Theresa May ditches plans to withdraw from human rights court as she bids to be PM

Home Secretary Theresa May

Home Secretary Theresa May has confirmed her bid to be Prime Minister – and ditched her divisive proposal to withdraw from the European Court of Human Rights.

Today is the deadline for candidates to come forward in the Tory leadership election, as the party rushes to replace Prime Minister David Cameron.

Several candidates have declared their intent to run including Work and Pensions Secretary Stephen Crabb, Justice Secretary Michael Gove and former defence minister Dr Liam Fox – but the front-runners are thought to be Mrs May and leading Brexit-backer Boris Johnson.

Mrs May, who launched her campaign today, had set out the case earlier this year for the UK to withdraw from the European Court of Human Rights, claiming it had done “nothing” for the UK – despite helping to secure many early LGBT rights victories.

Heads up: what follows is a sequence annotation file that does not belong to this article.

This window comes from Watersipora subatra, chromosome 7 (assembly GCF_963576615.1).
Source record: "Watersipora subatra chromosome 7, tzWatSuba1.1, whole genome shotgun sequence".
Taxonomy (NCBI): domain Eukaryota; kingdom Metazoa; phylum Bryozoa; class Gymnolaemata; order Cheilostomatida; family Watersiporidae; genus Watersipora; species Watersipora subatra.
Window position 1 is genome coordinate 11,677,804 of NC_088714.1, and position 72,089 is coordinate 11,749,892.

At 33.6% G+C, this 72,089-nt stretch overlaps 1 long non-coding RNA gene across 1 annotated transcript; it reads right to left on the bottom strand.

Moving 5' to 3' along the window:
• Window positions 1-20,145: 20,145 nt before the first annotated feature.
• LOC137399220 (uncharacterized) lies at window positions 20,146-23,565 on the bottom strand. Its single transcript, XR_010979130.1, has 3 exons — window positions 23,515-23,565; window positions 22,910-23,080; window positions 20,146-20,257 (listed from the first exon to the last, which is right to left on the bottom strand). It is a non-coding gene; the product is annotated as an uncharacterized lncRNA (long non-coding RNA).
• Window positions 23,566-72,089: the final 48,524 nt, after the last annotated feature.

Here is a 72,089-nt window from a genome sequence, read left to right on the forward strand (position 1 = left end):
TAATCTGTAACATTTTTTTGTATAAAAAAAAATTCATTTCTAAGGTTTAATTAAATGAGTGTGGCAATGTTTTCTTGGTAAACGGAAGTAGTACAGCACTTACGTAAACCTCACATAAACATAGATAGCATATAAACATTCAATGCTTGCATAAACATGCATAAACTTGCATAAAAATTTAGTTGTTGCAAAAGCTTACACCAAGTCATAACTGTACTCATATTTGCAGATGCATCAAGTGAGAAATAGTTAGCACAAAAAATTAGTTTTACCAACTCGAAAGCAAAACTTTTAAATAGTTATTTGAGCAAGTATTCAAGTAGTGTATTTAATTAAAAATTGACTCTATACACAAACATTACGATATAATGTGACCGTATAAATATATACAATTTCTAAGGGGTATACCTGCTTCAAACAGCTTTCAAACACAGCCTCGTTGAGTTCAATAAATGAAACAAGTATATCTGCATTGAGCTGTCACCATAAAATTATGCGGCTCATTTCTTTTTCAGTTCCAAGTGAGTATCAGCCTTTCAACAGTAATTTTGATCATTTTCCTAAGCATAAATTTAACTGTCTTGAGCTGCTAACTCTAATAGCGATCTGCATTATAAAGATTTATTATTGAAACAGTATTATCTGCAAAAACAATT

Theresa May ditches plans to withdraw from human rights court as she bids to be PM

Though membership is a requirement of EU membership, the ECHR is not a European Union institution and so Brexit will not automatically lead to withdrawal.

The proposal had drawn fire from other leading Conservatives, with Scottish Tory leader Ruth Davidson warning in a PinkNews interview that Scotland would oppose any changes.

Speaking to the press this morning, Mrs May conceded that the plan would be ditched if she becomes leader due to the lack of support.

She said: “I’ve set my position on the ECHR out very clearly but I also recognise that this is an issue that divides people, and the reality is there will be no Parliamentary majority for pulling out of the ECHR, so that is something I’m not going to pursue.

“My pitch is very simple: I’m Theresa May and I think I’m the best person to run this government.”

Article 14 of the ECHR, which affords protection from discrimination, has been used in many legal cases to argue for protection for LGBT people, most notably securing an equal age of consent in the UK.

The ECHR was also vital in securing a settlement in the Republic of Ireland in 2014 on gender recognition. It remains influential across Europe on LGBT rights, with Italy also securing civil unions due to an ECHR ruling.